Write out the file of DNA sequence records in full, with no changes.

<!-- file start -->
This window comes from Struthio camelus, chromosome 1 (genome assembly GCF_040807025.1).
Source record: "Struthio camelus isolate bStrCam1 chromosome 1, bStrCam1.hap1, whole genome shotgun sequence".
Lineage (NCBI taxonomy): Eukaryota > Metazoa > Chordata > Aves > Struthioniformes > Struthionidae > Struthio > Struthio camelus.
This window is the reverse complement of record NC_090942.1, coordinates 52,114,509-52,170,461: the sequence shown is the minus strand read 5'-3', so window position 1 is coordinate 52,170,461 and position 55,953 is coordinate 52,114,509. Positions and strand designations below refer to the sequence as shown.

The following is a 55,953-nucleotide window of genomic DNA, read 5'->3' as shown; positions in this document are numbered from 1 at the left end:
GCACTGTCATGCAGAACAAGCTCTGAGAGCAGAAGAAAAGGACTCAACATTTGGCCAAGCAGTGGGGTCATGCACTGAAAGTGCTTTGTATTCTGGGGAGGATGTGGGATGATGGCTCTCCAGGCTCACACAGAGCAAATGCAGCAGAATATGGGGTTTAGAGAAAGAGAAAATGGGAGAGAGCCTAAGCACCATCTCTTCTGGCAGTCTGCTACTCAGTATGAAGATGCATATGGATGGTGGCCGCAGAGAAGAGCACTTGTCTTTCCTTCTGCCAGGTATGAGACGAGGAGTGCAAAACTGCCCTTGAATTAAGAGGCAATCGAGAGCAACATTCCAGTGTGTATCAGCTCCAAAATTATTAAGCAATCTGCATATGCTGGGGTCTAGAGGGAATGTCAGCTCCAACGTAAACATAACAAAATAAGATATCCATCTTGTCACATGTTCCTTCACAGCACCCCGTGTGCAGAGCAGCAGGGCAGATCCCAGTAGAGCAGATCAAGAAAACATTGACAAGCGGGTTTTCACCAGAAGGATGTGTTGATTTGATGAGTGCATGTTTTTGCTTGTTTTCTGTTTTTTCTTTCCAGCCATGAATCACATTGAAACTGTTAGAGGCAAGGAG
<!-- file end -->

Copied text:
This window comes from Struthio camelus, chromosome 1 (genome assembly GCF_040807025.1).
Source record: "Struthio camelus isolate bStrCam1 chromosome 1, bStrCam1.hap1, whole genome shotgun sequence".
Lineage (NCBI taxonomy): Eukaryota > Metazoa > Chordata > Aves > Struthioniformes > Struthionidae > Struthio > Struthio camelus.
This window is the reverse complement of record NC_090942.1, coordinates 52,114,509-52,170,461: the sequence shown is the minus strand read 5'-3', so window position 1 is coordinate 52,170,461 and position 55,953 is coordinate 52,114,509. Positions and strand designations below refer to the sequence as shown.

The following is a 55,953-nucleotide window of genomic DNA, read 5'->3' as shown; positions in this document are numbered from 1 at the left end:
GCACTGTCATGCAGAACAAGCTCTGAGAGCAGAAGAAAAGGACTCAACATTTGGCCAAGCAGTGGGGTCATGCACTGAAAGTGCTTTGTATTCTGGGGAGGATGTGGGATGATGGCTCTCCAGGCTCACACAGAGCAAATGCAGCAGAATATGGGGTTTAGAGAAAGAGAAAATGGGAGAGAGCCTAAGCACCATCTCTTCTGGCAGTCTGCTACTCAGTATGAAGATGCATATGGATGGTGGCCGCAGAGAAGAGCACTTGTCTTTCCTTCTGCCAGGTATGAGACGAGGAGTGCAAAACTGCCCTTGAATTAAGAGGCAATCGAGAGCAACATTCCAGTGTGTATCAGCTCCAAAATTATTAAGCAATCTGCATATGCTGGGGTCTAGAGGGAATGTCAGCTCCAACGTAAACATAACAAAATAAGATATCCATCTTGTCACATGTTCCTTCACAGCACCCCGTGTGCAGAGCAGCAGGGCAGATCCCAGTAGAGCAGATCAAGAAAACATTGACAAGCGGGTTTTCACCAGAAGGATGTGTTGATTTGATGAGTGCATGTTTTTGCTTGTTTTCTGTTTTTTCTTTCCAGCCATGAATCACATTGAAACTGTTAGAGGCAAGGAG